No. 4- Fenwick Golf Course, Old Saybook, Conn., various amateur designers circa 1895 with many alterations over the years: The hole can be played as a par-4 or par-5. The back tee is about 100 square feet and hangs out into South Cove making the it some 460 yards. The wind plays a huge role in determining the angle of the tee shot. If it is favorable, hitting out over the water is required to get home in two, which can be done easily with an accurate iron to a small green severely sloped back to front. If the wind is into the player the hole becomes extremely difficult as it narrows the closer it gets to the green, with out of bounds on the right.
No. 5 -Hemlock Ridge Golf Course; Sturbridge, Mass., unknown designer, circa 1960. Just a wonderful hole of 310 yard in the middle of a not very good course. The tee shot is downhill and right to left. Because there is no fairway irrigation, the green can be reached from the tee. For those choosing to lay up the second shot can be bounced or flown on depending on conditions and skill level; anything a little too long ends up amidst the flora and fauna of south central Massachusetts.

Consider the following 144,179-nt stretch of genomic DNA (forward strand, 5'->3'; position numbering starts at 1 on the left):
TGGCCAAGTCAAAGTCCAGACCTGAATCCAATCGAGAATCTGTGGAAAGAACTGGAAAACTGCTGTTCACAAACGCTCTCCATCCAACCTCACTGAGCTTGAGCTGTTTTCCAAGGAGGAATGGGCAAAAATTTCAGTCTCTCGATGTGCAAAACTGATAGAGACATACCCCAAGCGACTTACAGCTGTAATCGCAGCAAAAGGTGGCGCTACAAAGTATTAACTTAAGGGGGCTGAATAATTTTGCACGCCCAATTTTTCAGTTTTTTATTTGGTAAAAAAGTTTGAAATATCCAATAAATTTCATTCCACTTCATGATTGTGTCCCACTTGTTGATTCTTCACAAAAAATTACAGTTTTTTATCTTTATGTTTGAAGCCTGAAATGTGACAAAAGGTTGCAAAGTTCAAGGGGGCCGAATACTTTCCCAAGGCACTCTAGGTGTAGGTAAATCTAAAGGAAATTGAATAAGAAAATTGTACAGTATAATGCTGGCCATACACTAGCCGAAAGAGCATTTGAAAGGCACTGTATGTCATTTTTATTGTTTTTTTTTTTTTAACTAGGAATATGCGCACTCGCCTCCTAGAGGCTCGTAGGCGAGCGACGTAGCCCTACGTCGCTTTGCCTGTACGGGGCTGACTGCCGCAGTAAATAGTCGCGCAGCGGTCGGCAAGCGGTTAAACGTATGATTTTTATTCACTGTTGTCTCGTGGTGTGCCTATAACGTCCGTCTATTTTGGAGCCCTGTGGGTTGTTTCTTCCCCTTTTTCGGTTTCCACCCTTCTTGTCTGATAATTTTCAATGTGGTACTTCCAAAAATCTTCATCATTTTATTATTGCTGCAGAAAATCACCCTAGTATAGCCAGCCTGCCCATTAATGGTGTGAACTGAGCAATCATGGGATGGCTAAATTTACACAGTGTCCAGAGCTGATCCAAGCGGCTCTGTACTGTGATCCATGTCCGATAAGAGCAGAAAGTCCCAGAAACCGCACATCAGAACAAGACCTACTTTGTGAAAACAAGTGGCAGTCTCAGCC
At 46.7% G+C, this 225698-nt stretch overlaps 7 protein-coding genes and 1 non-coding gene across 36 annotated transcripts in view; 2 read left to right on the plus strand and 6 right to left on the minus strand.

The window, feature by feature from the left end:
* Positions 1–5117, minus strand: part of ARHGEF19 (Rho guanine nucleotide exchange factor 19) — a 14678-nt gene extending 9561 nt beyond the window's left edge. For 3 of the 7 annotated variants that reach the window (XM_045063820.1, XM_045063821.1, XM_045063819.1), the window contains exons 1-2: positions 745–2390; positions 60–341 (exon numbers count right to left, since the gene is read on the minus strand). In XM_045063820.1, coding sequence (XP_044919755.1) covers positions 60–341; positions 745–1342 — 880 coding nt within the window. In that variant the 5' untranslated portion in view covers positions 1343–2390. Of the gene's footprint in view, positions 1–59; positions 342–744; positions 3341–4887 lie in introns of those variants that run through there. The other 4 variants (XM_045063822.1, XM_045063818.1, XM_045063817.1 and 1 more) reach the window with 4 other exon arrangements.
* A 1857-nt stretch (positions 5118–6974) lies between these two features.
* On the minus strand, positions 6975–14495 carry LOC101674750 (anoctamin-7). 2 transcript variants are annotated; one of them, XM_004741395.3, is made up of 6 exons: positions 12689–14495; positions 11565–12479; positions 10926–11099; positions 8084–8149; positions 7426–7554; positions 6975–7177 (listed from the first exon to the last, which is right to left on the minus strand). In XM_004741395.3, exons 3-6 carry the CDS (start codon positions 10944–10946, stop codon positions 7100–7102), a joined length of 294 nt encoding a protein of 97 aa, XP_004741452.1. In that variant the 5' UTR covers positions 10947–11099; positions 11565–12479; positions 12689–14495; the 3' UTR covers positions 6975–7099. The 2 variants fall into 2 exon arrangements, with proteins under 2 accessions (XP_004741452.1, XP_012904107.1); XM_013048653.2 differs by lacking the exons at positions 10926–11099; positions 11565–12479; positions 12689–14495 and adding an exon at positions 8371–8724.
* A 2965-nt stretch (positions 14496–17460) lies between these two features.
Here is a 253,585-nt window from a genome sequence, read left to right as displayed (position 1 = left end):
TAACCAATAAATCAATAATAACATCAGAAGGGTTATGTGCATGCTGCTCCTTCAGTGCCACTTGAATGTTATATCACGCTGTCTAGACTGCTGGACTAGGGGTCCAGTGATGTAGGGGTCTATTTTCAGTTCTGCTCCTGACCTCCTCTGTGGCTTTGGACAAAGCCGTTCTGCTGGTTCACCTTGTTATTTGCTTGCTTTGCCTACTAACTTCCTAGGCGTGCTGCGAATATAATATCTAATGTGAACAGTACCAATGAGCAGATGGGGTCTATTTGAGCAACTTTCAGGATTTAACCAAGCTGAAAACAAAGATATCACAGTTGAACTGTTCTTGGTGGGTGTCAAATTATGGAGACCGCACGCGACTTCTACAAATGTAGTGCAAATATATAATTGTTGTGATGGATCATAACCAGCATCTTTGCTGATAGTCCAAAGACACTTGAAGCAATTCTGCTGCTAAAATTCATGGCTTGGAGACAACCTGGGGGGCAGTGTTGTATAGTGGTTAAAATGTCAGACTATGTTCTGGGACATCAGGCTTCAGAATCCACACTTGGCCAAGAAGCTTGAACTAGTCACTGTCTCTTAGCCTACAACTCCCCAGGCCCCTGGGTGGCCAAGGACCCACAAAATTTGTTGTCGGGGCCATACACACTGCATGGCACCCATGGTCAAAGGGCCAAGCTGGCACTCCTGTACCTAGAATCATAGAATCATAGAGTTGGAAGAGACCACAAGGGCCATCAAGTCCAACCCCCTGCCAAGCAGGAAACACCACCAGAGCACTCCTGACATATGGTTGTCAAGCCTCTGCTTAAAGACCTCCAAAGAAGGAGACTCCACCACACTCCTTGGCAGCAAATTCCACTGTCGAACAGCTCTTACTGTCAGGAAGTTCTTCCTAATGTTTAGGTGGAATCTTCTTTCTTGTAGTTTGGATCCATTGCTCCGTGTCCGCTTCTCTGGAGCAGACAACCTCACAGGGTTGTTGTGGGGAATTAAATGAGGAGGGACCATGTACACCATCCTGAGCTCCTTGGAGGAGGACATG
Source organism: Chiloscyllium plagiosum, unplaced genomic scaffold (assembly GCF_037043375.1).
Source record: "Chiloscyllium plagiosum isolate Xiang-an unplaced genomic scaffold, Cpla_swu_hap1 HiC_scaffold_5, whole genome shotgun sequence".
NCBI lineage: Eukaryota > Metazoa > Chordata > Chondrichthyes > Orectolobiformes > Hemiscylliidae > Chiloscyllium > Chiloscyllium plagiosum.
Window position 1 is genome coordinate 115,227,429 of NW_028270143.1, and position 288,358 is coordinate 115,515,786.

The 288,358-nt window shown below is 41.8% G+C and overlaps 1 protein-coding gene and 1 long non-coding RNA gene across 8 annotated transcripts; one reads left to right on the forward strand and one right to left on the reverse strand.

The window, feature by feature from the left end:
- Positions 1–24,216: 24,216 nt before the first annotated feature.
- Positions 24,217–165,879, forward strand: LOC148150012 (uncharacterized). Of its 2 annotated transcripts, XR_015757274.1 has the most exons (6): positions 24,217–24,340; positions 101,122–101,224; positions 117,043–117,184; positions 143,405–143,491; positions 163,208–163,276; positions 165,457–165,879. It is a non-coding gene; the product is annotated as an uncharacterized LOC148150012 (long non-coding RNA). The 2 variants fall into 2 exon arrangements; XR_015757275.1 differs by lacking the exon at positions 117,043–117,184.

No. 6 – Highland Links; Truro, Mass.; unknown designer circa 1920. The slight dogleg right affords a spectacular view of the Atlantic Ocean off the ride side from tee to green with Highland Light keeping watch on play. The 460-yard hole used to have a sharper angle on the tee shot but the eroding sand cliffs that stand 130 feet above the beech, forced relocation a number of years ago. The fairway falls gently from the tee then rises back up to the green. Fairways are hand watered so the place is firm and fast. With the course located near the tip of Cape Cod it is constantly at the mercy of the winds coming off the ocean and the bay.